On Saturday, May 20, a sunny day on the Ohio River for two young Pittsburghers turned into a nightmarish accident, which most pass through life without seeing, save for the big screen.
Nature-loving 25-year-olds Helene Brandy and Brittany Evans posed for a selfie on kayaks, smiling in front of a tranquil backdrop of the Sewickley Bridge and a blue sky. The two former co-workers took advantage of the nice weather to paddle the river on kayaks Helene’s boyfriend had bought as a gift.
Just over one more mile downstream, the women’s lives came to a heart-aching halt when the current swept them over the concrete wall of the Dashields Dam, pushing the screaming pair down a 10-foot vertical drop into a churning “boil” capable of ensnaring a jet ski. This “true drowning machine,” as noted by the Pennsylvania Fish and Boat Commission in its Boating Handbook, killed Brittany, whose body was recovered that night, and has left the Brandy family frantically searching for Helene four full days after the incident.
If these women, along with nearly 30 other victims of Dashields, had seen the small white marker buoys and painted signs warning of danger as they coasted toward the only fixed-crest dam in service on this river, it was not soon enough. The dam, which looks like the edge of an infinity pool, is the only one that does not have a superstructure above it and is recognized as being invisible to those upstream. One big red “DANGER DAM” sign is painted on a concrete wall directly in line with the dam’s treacherous crest, an untimely warning.
Today, Kathie and Bruce Brandy remain at the Glenwillard Boat Club, desperately waiting on and now fighting for the recovery of their only daughter. The attention of local news outlets has been the main driver of rescue efforts, which have only covered the water’s surface. The Sunday morning after she was reported missing, not one official met with Helene’s friends and family at the river to help with their search until the news showed up and began making calls.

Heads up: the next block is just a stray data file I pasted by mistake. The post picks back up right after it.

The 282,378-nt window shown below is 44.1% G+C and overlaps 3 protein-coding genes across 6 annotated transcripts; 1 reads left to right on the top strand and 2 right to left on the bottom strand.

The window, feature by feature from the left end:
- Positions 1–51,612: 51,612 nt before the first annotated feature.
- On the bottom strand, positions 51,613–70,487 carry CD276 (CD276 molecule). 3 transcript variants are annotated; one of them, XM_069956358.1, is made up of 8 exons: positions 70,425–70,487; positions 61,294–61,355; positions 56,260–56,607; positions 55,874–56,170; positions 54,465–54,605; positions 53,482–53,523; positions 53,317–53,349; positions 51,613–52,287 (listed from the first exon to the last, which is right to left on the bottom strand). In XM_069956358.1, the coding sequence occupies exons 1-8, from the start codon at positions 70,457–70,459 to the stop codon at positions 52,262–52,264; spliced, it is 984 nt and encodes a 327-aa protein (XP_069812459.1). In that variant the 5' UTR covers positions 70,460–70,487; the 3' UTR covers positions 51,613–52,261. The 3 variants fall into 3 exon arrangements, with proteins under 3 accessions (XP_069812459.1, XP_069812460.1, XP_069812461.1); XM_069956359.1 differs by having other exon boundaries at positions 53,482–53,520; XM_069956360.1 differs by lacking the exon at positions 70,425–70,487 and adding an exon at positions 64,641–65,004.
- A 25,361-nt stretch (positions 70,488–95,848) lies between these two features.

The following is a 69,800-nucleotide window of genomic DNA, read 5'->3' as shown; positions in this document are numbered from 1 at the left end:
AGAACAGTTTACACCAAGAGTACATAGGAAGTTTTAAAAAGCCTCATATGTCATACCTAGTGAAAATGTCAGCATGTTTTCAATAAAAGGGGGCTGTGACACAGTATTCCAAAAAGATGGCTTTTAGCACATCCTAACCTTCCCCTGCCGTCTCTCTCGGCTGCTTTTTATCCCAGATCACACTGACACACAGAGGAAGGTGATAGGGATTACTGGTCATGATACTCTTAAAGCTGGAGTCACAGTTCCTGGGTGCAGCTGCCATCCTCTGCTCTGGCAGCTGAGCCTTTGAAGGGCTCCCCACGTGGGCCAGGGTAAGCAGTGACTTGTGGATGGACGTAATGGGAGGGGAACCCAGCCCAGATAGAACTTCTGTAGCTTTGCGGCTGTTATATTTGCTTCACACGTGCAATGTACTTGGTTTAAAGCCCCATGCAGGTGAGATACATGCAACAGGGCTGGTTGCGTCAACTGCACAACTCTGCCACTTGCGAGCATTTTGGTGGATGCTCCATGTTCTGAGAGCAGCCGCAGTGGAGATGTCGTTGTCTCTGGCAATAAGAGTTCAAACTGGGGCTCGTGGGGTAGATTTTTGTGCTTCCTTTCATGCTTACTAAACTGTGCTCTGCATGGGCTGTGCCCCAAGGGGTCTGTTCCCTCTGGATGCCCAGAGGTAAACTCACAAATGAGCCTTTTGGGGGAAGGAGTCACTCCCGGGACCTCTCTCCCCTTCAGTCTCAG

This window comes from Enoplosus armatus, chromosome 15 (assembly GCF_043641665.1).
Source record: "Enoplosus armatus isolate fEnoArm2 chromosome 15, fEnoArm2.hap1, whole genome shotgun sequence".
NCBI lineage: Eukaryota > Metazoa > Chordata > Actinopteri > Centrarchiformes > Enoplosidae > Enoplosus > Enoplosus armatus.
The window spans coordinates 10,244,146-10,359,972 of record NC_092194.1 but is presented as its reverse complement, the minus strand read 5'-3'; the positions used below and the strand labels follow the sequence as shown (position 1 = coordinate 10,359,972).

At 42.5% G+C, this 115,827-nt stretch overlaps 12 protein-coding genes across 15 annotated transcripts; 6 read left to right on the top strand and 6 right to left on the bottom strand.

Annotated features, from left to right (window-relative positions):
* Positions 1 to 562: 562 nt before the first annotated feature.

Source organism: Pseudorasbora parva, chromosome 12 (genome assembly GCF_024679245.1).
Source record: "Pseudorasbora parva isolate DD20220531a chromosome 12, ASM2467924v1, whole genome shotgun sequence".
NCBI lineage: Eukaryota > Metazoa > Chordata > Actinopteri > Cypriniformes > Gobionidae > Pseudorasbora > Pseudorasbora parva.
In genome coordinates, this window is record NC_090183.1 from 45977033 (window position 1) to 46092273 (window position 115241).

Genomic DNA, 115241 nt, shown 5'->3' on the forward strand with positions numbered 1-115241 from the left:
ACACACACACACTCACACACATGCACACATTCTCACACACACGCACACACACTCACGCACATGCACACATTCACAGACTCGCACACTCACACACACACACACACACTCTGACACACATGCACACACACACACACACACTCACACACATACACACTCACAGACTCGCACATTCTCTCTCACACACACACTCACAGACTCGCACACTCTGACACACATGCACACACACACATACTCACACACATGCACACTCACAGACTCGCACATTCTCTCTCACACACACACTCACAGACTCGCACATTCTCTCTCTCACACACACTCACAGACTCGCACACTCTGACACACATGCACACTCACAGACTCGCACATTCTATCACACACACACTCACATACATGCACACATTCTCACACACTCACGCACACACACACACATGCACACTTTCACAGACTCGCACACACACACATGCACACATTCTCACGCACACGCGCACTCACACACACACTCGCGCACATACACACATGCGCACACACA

After showing friends and family the battered life vest that was meant to save Helene the following Tuesday, those leading the rescue efforts have officially turned their attention toward recovery. However, protocol states that after spending a certain amount of resources toward a rescue, the county will not allocate funds for the cost of recovery. In order to pull their daughter from the perilous waters to finally lay her to rest, Kathie, a senior home care provider, and Bruce, the owner of Boo-Bears Chimney Cleaning, are expected to foot the bill.
Allegheny County and our prized Steel City have failed. They failed the nauseating number of people who lost their lives on this dam and the loved ones left behind. They’re failing to give this distraught family a chance at closure because they have failed to liberate this young woman from their poorly-designed “drowning machine”.
So, we are asking you to please help us fight for Helene. A Pittsburgh native, former Pitt cheerleader and a genuine delight for anyone who has had the chance to meet her, Helene was a bright, strong social butterfly and a dedicated fan of all things Black and Yellow. She has been left down there alone, with her family battling through the crippling pain of their loss to bring their baby girl home. We need all the help we can get to show this family that while the system has failed repeatedly, the community can still join together to have their backs and put a stop to their torment.
Please keep Helene, Bruce, Kathie and Nick Brandy in your thoughts and prayers.